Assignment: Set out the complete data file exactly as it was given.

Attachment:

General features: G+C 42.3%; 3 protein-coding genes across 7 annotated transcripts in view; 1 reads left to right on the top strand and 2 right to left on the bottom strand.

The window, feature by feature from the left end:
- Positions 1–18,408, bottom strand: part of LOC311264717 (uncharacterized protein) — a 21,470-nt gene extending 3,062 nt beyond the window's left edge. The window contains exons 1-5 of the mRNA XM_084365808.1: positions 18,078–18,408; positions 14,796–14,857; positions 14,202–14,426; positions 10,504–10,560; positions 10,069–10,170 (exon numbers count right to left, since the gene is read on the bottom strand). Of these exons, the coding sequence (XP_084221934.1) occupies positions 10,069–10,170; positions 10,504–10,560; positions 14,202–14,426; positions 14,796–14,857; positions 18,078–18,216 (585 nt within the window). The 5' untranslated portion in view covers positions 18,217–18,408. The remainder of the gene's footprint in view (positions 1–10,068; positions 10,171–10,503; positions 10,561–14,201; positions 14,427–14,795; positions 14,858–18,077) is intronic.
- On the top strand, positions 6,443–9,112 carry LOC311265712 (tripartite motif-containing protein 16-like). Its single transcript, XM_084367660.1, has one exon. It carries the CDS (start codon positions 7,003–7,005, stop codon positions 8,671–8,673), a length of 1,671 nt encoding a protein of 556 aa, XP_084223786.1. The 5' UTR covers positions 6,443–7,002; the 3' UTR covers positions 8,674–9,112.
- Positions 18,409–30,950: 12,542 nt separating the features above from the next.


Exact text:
General features: G+C 42.3%; 3 protein-coding genes across 7 annotated transcripts in view; 1 reads left to right on the top strand and 2 right to left on the bottom strand.

The window, feature by feature from the left end:
- Positions 1–18,408, bottom strand: part of LOC311264717 (uncharacterized protein) — a 21,470-nt gene extending 3,062 nt beyond the window's left edge. The window contains exons 1-5 of the mRNA XM_084365808.1: positions 18,078–18,408; positions 14,796–14,857; positions 14,202–14,426; positions 10,504–10,560; positions 10,069–10,170 (exon numbers count right to left, since the gene is read on the bottom strand). Of these exons, the coding sequence (XP_084221934.1) occupies positions 10,069–10,170; positions 10,504–10,560; positions 14,202–14,426; positions 14,796–14,857; positions 18,078–18,216 (585 nt within the window). The 5' untranslated portion in view covers positions 18,217–18,408. The remainder of the gene's footprint in view (positions 1–10,068; positions 10,171–10,503; positions 10,561–14,201; positions 14,427–14,795; positions 14,858–18,077) is intronic.
- On the top strand, positions 6,443–9,112 carry LOC311265712 (tripartite motif-containing protein 16-like). Its single transcript, XM_084367660.1, has one exon. It carries the CDS (start codon positions 7,003–7,005, stop codon positions 8,671–8,673), a length of 1,671 nt encoding a protein of 556 aa, XP_084223786.1. The 5' UTR covers positions 6,443–7,002; the 3' UTR covers positions 8,674–9,112.
- Positions 18,409–30,950: 12,542 nt separating the features above from the next.